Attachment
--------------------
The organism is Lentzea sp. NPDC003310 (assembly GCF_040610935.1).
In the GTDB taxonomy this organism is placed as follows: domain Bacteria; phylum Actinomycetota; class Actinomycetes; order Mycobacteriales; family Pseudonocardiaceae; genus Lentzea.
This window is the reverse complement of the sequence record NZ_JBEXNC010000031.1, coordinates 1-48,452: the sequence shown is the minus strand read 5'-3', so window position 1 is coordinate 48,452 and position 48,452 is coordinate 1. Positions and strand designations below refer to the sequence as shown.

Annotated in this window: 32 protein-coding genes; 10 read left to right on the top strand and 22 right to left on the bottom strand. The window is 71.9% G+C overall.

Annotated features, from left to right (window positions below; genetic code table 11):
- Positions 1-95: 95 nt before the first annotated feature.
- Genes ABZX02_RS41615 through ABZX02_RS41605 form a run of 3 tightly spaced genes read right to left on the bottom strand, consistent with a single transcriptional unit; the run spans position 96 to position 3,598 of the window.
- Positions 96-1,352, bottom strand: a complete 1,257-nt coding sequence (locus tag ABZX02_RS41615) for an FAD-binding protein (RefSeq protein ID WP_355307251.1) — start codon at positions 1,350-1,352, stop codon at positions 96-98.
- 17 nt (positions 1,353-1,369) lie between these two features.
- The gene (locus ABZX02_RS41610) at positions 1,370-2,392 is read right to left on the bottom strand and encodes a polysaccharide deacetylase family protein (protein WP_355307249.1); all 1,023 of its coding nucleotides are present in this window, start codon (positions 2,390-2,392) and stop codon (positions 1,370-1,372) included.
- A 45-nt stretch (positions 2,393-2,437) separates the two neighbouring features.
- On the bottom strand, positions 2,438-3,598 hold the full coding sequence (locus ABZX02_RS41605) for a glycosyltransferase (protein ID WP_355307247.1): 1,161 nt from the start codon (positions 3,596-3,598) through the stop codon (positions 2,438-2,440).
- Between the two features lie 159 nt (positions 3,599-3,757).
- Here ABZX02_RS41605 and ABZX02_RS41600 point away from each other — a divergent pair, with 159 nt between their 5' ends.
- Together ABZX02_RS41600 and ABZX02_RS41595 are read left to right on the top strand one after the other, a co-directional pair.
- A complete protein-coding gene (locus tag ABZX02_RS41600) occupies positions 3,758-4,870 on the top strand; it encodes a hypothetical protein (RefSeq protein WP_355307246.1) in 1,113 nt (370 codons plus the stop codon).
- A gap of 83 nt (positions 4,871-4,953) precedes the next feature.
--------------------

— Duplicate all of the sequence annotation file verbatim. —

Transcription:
The organism is Lentzea sp. NPDC003310 (assembly GCF_040610935.1).
In the GTDB taxonomy this organism is placed as follows: domain Bacteria; phylum Actinomycetota; class Actinomycetes; order Mycobacteriales; family Pseudonocardiaceae; genus Lentzea.
This window is the reverse complement of the sequence record NZ_JBEXNC010000031.1, coordinates 1-48,452: the sequence shown is the minus strand read 5'-3', so window position 1 is coordinate 48,452 and position 48,452 is coordinate 1. Positions and strand designations below refer to the sequence as shown.

Annotated in this window: 32 protein-coding genes; 10 read left to right on the top strand and 22 right to left on the bottom strand. The window is 71.9% G+C overall.

Annotated features, from left to right (window positions below; genetic code table 11):
- Positions 1-95: 95 nt before the first annotated feature.
- Genes ABZX02_RS41615 through ABZX02_RS41605 form a run of 3 tightly spaced genes read right to left on the bottom strand, consistent with a single transcriptional unit; the run spans position 96 to position 3,598 of the window.
- Positions 96-1,352, bottom strand: a complete 1,257-nt coding sequence (locus tag ABZX02_RS41615) for an FAD-binding protein (RefSeq protein ID WP_355307251.1) — start codon at positions 1,350-1,352, stop codon at positions 96-98.
- 17 nt (positions 1,353-1,369) lie between these two features.
- The gene (locus ABZX02_RS41610) at positions 1,370-2,392 is read right to left on the bottom strand and encodes a polysaccharide deacetylase family protein (protein WP_355307249.1); all 1,023 of its coding nucleotides are present in this window, start codon (positions 2,390-2,392) and stop codon (positions 1,370-1,372) included.
- A 45-nt stretch (positions 2,393-2,437) separates the two neighbouring features.
- On the bottom strand, positions 2,438-3,598 hold the full coding sequence (locus ABZX02_RS41605) for a glycosyltransferase (protein ID WP_355307247.1): 1,161 nt from the start codon (positions 3,596-3,598) through the stop codon (positions 2,438-2,440).
- Between the two features lie 159 nt (positions 3,599-3,757).
- Here ABZX02_RS41605 and ABZX02_RS41600 point away from each other — a divergent pair, with 159 nt between their 5' ends.
- Together ABZX02_RS41600 and ABZX02_RS41595 are read left to right on the top strand one after the other, a co-directional pair.
- A complete protein-coding gene (locus tag ABZX02_RS41600) occupies positions 3,758-4,870 on the top strand; it encodes a hypothetical protein (RefSeq protein WP_355307246.1) in 1,113 nt (370 codons plus the stop codon).
- A gap of 83 nt (positions 4,871-4,953) precedes the next feature.